Conclusion: A high degree of sensation seeking was found among drivers who had used stimulating drugs, in contrast to drives who had used tetrahydrocannabinol and benzodiazepines and/or z-hypnotics who showed a low degree of sensation seeking. The combination of sensation seeking behavior and the use of stimulants might lead to increased risky behavior and thus traffic crashes.
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http://dx.doi.org/10.1186/s12889-019-8087-0DOI Listing
http://www.ncbi.nlm.nih.gov/pmc/articles/PMC6950984PMC
January 2020

Medial Cuneiform Opening Wedge Osteotomy for Correction of Flexible Flatfoot Deformity: Trabecular Titanium vs. Bone Allograft Wedges.

Biomed Res Int 2019 31;2019:1472471. Epub 2019 Mar 31.

Department of Ankle and Foot Surgery, IRCCS Istituto Ortopedico Galeazzi, 20145 Milan, Italy.

Adult flatfoot is a common pathology characterized by multiplanar deformity involving hindfoot, midfoot, and forefoot. Various surgical techniques have been described for the treatment but may not adequately correct the fixed forefoot varus component. Residual forefoot supination can be addressed by a plantar flexing opening wedge osteotomy of the medial cuneiform, also known as a Cotton osteotomy. Thus, the aims of this study were to compare clinical, radiological, and functional outcome after Cotton osteotomy, in patients treated with bone allograft or metallic implant. Consequently, 36 patients treated with opening wedge osteotomy of the medial cuneiform for forefoot varus were studied retrospectively. Patients were divided into two groups: the bone allograft group (HBG) (n=18) and the metallic implant group with BIOFOAM® Cotton Wedges (TTW) (n=18). Radiographic assessment and clinical scores including American Orthopaedic Foot and Ankle Society score, Foot Function Index, and visual analogue scale for pain were collected before operation and the last follow-up. The difference between baseline and follow-up for both groups was statistically significant for all the clinical scores and radiographic angles (p < 0.05). Most participants (92%) were very satisfied after surgery. Our results showed that Cotton osteotomy with a metallic implant provided both good clinical and radiographic outcomes comparable with bone allograft.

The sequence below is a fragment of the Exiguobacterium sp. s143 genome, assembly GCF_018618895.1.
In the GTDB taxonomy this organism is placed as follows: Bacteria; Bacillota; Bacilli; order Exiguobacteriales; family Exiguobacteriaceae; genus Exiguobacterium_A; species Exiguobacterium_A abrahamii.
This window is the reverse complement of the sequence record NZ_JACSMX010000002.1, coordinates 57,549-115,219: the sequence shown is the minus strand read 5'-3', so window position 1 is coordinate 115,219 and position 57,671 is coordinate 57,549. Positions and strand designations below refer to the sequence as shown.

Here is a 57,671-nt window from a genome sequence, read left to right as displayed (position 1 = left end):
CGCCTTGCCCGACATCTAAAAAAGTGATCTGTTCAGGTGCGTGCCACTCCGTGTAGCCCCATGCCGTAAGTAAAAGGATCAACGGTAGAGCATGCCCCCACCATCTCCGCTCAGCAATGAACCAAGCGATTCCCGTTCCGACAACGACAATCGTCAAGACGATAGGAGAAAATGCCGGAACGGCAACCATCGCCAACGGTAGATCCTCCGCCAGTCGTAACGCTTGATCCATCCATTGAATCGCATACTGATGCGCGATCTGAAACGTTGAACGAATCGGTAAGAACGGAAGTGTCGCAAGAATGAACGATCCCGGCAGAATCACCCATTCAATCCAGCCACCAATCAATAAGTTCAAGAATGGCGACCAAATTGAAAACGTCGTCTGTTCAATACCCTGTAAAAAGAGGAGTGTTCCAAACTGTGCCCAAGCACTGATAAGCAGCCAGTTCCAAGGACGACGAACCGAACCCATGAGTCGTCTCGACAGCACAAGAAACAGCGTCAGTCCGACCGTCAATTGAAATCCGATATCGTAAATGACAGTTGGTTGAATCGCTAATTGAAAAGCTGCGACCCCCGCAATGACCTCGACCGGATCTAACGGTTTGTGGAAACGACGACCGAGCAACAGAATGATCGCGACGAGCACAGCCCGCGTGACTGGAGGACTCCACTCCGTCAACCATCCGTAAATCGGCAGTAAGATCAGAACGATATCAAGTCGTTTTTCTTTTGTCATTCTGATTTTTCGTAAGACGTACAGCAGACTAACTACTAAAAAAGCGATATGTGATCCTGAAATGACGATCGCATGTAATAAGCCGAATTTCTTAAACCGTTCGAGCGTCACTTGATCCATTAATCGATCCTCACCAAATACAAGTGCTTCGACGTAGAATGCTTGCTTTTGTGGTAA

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http://dx.doi.org/10.1155/2019/1472471DOI Listing
http://www.ncbi.nlm.nih.gov/pmc/articles/PMC6462320PMC
August 2019

Association between alcohol and drug use and arrest for driving under the influence after crash involvement in a rural area of Norway: a case-control study.

BMJ Open 2019 01 3;9(1):e023563. Epub 2019 Jan 3.

Department of Forensic Sciences, Oslo University Hospital, Oslo, Norway.

Objectives: The rate of deaths caused by road traffic crashes is particularly high in rural areas. It has been hypothesised that one factor that may contribute is differences in patterns of alcohol use. The aim was to compare the prevalence of psychoactive substances among crash-involved drivers arrested for suspicion of driving under the influence (DUI) who are tested for alcohol and drugs and recent random drivers in a rural area. Furthermore, we investigated the association between traffic crashes and driving after using alcohol, illicit or medicinal drugs either alone or in combination.

Methods: A case-control study was carried out in which the case group consisted of crash-involved drivers arrested for suspicion of DUI from 2000 to 2015. This group was compared with a control group of randomly selected drivers recruited to a roadside survey in normal traffic from 2014 to 2015. The case group consisted of 612 individuals (542 men and 70 women) and the control group of 3027 individuals (2099 men and 927 women). Drug and alcohol screening was performed on blood samples from the cases and samples of oral fluid from the controls.